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Nutrients 2015, 7(6), 4978-4994; doi:10.3390/nu7064978

Pharmacokinetics and Toxicity of Sodium Selenite in the Treatment of Patients with Carcinoma in a Phase I Clinical Trial: The SECAR Study

1
Department of Oncology, Karolinska Institutet, Karolinska University Hospital Södersjukhuset, SE-118 83 Stockholm, Sweden
2
Department of Women's and Children's Health, Karolinska Institutet, Karolinska University Hospital Solna, SE-171 76 Stockholm, Sweden
3
Department of Laboratory Medicine, Division of Pathology F46, Karolinska Institutet, Karolinska University Hospital Huddinge, SE-141 86 Stockholm, Sweden
4
Medical Products Agency, P.O. Box 26, SE-751 03 Uppsala, Sweden
5
Clinical Pharmacology Unit, Department of Medicine, Karolinska Institutet, Karolinska University Hospital, Stockholm, Solna, SE-171 76 Stockholm, Sweden
6
National Food Institute, Technical University of Denmark, DK-2860 Søborg, Denmark
7
Department of Radiology, Karolinska University Hospital Södersjukhuset, SE-171 76 Stockholm, Sweden
8
Department of Radiology, Karolinska University Hospital, Solna, SE-171 76 Stockholm, Sweden
9
Department of Oncology-Pathology, Karolinska Institutet, Stockholm SE-171 76, Sweden
10
Department of Medicine and Health, Linköping University, Linköping SE-581 83, Linköping, Sweden
*
Author to whom correspondence should be addressed.
Received: 31 March 2015 / Revised: 11 June 2015 / Accepted: 15 June 2015 / Published: 19 June 2015
(This article belongs to the Special Issue Dietary Selenium and Human Health)
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Abstract

Background: Sodium selenite at high dose exerts antitumor effects and increases efficacy of cytostatic drugs in multiple preclinical malignancy models. We assessed the safety and efficacy of intravenous administered sodium selenite in cancer patients’ refractory to cytostatic drugs in a phase I trial. Patients received first line of chemotherapy following selenite treatment to investigate altered sensitivity to these drugs and preliminary assessment of any clinical benefits. Materials and Methods: Thirty-four patients with different therapy resistant tumors received iv sodium selenite daily for consecutive five days either for two weeks or four weeks. Each cohort consisted of at least three patients who received the same daily dose of selenite throughout the whole treatment. If 0/3 patients had dose-limiting toxicities (DLTs), the study proceeded to the next dose-level. If 2/3 had DLT, the dose was considered too high and if 1/3 had DLT, three more patients were included. Dose-escalation continued until the maximum tolerated dose (MTD) was reached. MTD was defined as the highest dose-level on which 0/3 or 1/6 patients experienced DLT. The primary endpoint was safety, dose-limiting toxic effects and the MTD of sodium selenite. The secondary endpoint was primary response evaluation. Results and Conclusion: MTD was defined as 10.2 mg/m2, with a calculated median plasma half-life of 18.25 h. The maximum plasma concentration of selenium from a single dose of selenite increased in a nonlinear pattern. The most common adverse events were fatigue, nausea, and cramps in fingers and legs. DLTs were acute, of short duration and reversible. Biomarkers for organ functions indicated no major systemic toxicity. In conclusion, sodium selenite is safe and tolerable when administered up to 10.2 mg/m2 under current protocol. Further development of the study is underway to determine if prolonged infusions might be a more effective treatment strategy. View Full-Text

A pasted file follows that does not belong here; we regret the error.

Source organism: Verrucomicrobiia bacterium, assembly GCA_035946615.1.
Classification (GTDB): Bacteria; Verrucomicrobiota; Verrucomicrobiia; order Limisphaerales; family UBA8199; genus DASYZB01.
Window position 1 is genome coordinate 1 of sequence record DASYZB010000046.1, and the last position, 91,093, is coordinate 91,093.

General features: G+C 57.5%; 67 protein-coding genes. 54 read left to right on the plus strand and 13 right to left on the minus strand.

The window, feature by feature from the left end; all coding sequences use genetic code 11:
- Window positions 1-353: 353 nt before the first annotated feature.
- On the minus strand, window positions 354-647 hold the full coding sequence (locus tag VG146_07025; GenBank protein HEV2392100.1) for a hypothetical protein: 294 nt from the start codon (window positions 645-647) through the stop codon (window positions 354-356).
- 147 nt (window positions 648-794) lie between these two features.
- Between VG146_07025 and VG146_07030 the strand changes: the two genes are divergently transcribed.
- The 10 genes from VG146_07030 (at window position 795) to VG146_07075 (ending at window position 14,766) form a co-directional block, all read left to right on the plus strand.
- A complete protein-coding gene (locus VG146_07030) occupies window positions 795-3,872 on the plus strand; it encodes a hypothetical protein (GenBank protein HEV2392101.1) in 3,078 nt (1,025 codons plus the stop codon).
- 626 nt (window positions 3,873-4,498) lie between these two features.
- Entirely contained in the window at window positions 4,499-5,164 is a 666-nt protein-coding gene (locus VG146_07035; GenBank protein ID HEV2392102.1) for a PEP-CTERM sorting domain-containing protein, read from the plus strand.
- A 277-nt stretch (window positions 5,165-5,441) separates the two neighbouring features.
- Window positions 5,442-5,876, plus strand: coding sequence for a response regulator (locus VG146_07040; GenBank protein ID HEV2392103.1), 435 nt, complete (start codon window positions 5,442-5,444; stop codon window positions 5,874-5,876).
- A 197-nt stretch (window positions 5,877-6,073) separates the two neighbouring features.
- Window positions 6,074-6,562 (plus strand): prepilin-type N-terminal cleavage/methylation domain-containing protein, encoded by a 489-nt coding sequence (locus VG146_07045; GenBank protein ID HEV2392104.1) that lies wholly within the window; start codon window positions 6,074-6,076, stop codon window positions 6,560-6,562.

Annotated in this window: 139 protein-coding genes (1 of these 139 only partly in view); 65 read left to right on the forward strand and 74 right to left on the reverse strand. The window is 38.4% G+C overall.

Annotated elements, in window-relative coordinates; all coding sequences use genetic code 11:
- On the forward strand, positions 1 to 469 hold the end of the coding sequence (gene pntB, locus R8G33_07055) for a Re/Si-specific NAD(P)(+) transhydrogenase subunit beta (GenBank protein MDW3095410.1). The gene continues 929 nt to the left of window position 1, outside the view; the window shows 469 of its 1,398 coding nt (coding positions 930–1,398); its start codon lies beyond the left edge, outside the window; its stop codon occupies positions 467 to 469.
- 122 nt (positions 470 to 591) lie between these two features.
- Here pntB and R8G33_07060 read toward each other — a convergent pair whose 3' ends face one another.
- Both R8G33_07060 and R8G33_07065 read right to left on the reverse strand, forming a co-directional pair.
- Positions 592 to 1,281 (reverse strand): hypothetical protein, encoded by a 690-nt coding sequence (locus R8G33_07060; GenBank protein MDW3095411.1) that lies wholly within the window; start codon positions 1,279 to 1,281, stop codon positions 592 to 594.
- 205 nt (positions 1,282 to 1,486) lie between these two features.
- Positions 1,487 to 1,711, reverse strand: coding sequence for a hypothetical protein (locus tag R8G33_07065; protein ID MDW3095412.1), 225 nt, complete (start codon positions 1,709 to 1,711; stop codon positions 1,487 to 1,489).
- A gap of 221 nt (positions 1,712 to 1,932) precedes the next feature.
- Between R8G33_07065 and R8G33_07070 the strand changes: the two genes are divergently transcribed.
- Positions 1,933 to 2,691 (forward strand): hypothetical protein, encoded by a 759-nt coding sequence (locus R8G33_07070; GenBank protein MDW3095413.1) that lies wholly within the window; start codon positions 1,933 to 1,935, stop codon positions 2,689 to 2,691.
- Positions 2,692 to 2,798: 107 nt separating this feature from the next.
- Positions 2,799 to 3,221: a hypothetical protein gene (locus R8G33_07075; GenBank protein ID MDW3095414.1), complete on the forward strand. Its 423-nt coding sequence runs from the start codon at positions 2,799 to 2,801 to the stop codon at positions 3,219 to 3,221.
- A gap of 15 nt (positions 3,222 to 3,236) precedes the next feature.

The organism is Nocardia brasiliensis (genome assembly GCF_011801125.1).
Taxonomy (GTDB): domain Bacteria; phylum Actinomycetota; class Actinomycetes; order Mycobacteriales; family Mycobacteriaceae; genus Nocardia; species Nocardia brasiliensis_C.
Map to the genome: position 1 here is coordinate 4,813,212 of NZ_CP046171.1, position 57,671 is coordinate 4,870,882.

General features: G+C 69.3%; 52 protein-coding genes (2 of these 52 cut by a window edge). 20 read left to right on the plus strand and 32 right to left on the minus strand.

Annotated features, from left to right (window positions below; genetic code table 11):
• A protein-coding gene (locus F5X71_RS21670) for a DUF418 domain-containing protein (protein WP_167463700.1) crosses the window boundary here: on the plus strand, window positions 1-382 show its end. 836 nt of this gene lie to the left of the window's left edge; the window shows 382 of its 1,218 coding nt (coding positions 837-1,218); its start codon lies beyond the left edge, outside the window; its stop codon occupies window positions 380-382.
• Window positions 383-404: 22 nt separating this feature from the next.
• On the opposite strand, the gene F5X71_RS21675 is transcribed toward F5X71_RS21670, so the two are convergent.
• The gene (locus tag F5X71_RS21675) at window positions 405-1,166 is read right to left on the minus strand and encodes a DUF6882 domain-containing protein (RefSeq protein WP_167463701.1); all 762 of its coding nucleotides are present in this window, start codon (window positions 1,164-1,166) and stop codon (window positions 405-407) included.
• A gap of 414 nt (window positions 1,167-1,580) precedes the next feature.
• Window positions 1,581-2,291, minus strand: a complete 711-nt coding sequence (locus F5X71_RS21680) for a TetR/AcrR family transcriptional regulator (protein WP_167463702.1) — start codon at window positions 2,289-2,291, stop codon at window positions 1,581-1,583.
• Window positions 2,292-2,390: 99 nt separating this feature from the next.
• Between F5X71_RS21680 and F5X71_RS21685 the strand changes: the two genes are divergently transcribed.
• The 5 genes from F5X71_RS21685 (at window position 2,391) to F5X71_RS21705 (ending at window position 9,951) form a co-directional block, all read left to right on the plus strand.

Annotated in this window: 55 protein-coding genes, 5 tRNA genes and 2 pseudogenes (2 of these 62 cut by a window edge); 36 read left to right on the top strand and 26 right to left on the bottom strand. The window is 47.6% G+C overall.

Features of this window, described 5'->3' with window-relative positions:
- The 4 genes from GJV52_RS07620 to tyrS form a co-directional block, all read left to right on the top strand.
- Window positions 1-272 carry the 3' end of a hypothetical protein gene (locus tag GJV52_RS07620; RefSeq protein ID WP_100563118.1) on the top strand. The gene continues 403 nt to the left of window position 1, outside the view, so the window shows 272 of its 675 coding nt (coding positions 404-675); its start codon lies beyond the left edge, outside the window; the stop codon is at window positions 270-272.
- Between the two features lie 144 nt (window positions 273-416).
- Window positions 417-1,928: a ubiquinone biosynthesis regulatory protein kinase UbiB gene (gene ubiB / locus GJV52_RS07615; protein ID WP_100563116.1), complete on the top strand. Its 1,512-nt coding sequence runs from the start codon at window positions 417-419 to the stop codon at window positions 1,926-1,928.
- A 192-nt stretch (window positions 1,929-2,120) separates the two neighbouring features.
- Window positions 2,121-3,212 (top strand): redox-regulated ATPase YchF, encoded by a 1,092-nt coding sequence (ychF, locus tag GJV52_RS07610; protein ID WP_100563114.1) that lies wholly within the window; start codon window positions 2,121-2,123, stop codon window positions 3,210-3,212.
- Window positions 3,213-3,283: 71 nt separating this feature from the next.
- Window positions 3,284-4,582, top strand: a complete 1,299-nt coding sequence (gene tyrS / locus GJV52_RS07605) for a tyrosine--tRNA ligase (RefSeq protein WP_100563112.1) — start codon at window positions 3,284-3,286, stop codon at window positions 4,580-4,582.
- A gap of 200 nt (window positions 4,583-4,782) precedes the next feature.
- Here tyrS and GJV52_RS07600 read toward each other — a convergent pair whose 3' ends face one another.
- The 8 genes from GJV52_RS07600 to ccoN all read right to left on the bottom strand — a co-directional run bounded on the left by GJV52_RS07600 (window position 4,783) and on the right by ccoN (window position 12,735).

Keywords: sodium selenite; carcinoma; pharmacokinetics; maximum tolerated dose sodium selenite; carcinoma; pharmacokinetics; maximum tolerated dose
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This is an open access article distributed under the Creative Commons Attribution License which permits unrestricted use, distribution, and reproduction in any medium, provided the original work is properly cited. (CC BY 4.0).

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Brodin, O.; Eksborg, S.; Wallenberg, M.; Asker-Hagelberg, C.; Larsen, E.H.; Mohlkert, D.; Lenneby-Helleday, C.; Jacobsson, H.; Linder, S.; Misra, S.; Björnstedt, M. Pharmacokinetics and Toxicity of Sodium Selenite in the Treatment of Patients with Carcinoma in a Phase I Clinical Trial: The SECAR Study. Nutrients 2015, 7, 4978-4994.

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